- “The families of at least four unmarried soldiers killed in Afghanistan have stepped forward to file human-rights complaints. The relatives allege Veterans Affairs discriminates in favour of married troops in the payment of a $250,000 death benefit, The Canadian Press has learned. The cases, which are at the investigation stage, follow the dismissal last week of a similar complaint by the parents of Cpl. Matthew Dinning, who died in an April 2006 Kandahar roadside bombing. A federal human-rights tribunal rejected the complaint of Lincoln and Laurie Dinning because Veterans Affairs abruptly decided to recognize their son’s girlfriend as his common-law spouse, technically making him no longer single. Errol Cushley, the father of Pte. William Cushley, and Beverley Skalrud, the mother of Pte. Braun Scott Woodfield, confirmed they have launched their own challenges of the death stipend, which was instituted as part of an overhaul of veterans benefits in 2006. The families of Trooper Jack Bouthillier and Trooper Marc Diab have launched similar complaints. “You have four men killed in the same battle, three of them are paid $250,000, (but) William does not qualify because he is single. It doesn’t make any sense to me,” said Errol Cushley, who lives near Wallaceburg, Ont. “I always understood you couldn’t discriminate on those grounds.” ….”
- Mark Collins reminds us Canada Command seems to cover more than JUST Canada anymore.
- What’s Canada Buying? Wanted: someone to help find better ways to see what shape the oil, fuel is in while the vehicle’s running.
- Hamilton’s Mayor is hiring a former Reserve CO to be (what appears to be) an on-call military consultant. “A military consultant and a municipal affairs expert are the two newest additions to Mayor Bob Bratina’s staff. In an email sent to councillors Tuesday afternoon, Bratina announced that Lieutenant Colonel Geordie Elms — a defeated Progressive Conservative candidate in October’s provincial election — will take on the role of senior adviser of military heritage and protocol. “Hamilton always has been, historically, a military town. It continues to be. We had 400 people from Hamilton in Kandahar,” Bratina said in an interview. “So it’s important to have a liaison between the mayor’s office and the city. Municipalities have a set of skills and it doesn’t usually include the military.” Former city clerk Kevin Christenson will take on the job of municipal analyst. Bratina said Christenson’s role will be to provide advice and guidance on city issues. “There’s not necessarily a focus,” Bratina said of Christenson’s role. “He may tell us that based on how our office is operating, it may be better to do that or do this,” he said. The two men will act as consultants on an as-needed basis, Bratina said. They will be paid, though the mayor declined to reveal their compensation ….”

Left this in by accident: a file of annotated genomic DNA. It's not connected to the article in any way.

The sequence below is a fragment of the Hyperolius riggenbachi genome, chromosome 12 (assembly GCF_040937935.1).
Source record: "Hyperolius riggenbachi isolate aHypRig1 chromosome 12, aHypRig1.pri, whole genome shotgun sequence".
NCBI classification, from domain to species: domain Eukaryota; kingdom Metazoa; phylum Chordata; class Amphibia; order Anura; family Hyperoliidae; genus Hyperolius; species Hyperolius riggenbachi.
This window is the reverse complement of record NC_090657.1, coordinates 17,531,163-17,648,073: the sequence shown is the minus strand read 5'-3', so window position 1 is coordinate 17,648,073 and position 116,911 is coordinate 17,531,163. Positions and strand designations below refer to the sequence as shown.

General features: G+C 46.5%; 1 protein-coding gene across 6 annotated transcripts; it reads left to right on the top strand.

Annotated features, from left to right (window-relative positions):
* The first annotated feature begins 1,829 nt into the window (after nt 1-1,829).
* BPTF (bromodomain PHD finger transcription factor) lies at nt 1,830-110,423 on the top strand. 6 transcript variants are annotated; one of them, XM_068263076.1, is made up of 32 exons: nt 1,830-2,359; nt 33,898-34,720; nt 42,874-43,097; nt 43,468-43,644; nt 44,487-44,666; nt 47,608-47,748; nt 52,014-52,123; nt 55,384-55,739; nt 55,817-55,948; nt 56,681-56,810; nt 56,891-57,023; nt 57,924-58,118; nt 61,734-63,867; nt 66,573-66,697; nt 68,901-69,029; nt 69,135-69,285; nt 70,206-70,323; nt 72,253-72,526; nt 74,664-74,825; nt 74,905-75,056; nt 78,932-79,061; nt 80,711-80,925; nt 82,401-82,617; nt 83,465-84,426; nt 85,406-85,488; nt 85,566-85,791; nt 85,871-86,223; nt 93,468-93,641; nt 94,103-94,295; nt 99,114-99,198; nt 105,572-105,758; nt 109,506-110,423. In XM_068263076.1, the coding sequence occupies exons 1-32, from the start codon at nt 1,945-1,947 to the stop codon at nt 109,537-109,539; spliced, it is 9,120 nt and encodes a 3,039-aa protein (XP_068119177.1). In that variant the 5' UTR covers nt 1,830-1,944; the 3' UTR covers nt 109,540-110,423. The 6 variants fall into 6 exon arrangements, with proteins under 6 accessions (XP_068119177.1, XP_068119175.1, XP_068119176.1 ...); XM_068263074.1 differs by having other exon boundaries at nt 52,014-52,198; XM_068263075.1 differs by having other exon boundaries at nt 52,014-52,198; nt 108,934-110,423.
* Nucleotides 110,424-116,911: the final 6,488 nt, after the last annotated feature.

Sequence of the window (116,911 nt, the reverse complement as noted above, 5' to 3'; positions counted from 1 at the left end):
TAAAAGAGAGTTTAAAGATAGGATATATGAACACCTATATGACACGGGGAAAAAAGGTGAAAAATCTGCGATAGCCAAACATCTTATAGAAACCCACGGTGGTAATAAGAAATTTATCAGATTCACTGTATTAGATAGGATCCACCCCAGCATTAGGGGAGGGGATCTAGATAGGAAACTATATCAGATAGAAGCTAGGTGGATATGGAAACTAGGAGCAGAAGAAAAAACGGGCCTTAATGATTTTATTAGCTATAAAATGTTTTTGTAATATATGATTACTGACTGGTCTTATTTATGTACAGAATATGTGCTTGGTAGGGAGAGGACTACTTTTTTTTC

- At one level, it appears the Cold War never really ended for some countries. “Picture it: a junior executive, excited to be travelling to Hong Kong representing his company at the table with potential Chinese investors. Little does he know, they’ll be the ones doing the courting — and the consequences, for his career, and his company, can cost millions. It happens all the time, says Brian McAdam, a former Canadian diplomat who now specializes in Chinese organized crime. “It’s the co-mingling of the oldest profession, and the second oldest profession: prostitution and espionage,” he said. McAdam, who spoke Wednesday at the Canadian Industrial Security Conference in Gatineau, said Canadian business people and government officials who frequently travel abroad are prime targets for “sexpionage” because, until now, Canadians have been “as babes in the woods,” only recently becoming aware that foreign spies will pay good money to steal our ideas. “Sexpionage is far more effective than any technological surveillance by satellite or anything else,” said McAdam. “It’s so easy and it doesn’t cost much: They hire a prostitute, she does her work, and they have a film — instead of complex spying.” Those who favour the technique — in particular, China and Russia — use hidden cameras and microphones to up their spygame ….” More here.
- “Abousfian Abdelrazik, the Canadian citizen labelled a national-security risk by the Harper government and kept in forced exile for years, was taken off the UN Security Council terrorist blacklist Wednesday, ending his nearly decade-long ordeal. On being told of the delisting, Mr. Abdelrazik “shouted for joy, and then he wept,” his lawyer, Paul Champ, said. “You could hear his children cheering and clapping,” at their home in Montreal. The delisting removes the stain of being labelled an al-Qaeda operative in the secretive UN process and vindicates Mr. Abdelrazik’s long-standing assertion that he was never a jihadist, nor the paymaster, plotter or terror-cell leader as portrayed by the United States and echoed by Canadian agencies. The removal from the UN’s 1267 terrorist blacklist represents a second significant victory for Mr. Abdelrazik. The first was his return to Canada after a federal court in 2009 ruled that the government had trampled his constitutional rights and said Canadian Security and Intelligence Service agents were complicit in his imprisonment abroad. The government still refused to pay for his return, leaving ordinary citizens to buy the airline ticket ….”
Written by milnewsca
1 December 11 at 7:44
Tagged with Abousfian Abdelrazik, Afghanistan, arctic training centre, ATIP, Beverley Skalrud, Bob Bratina, Braun Scott Woodfield, Brian McAdam, Canada Command, Canadian Industrial Security Conference, Canadian Security and Intelligence Service, Chinese intelligence, Errol Cushley, Geordie Elms, ground search and rescue, GSAR, Hamilton, Iran, Jack Bouthillier, John Nethercott, Kandahar, Kandahar Airfield, Laurie Dinning, Lincoln Dinning, Marc Diab, Mark Collins, Matthew Dinning, MERX, military news, milnews.ca, Pakistan, Paul Champ, Postmedia News, Russian intelligence, senior adviser of military heritage and protocol, sexpionage, Sudan, Task Force Canuck, UN’s 1267 terrorist blacklist, veterans affairs, William Cushley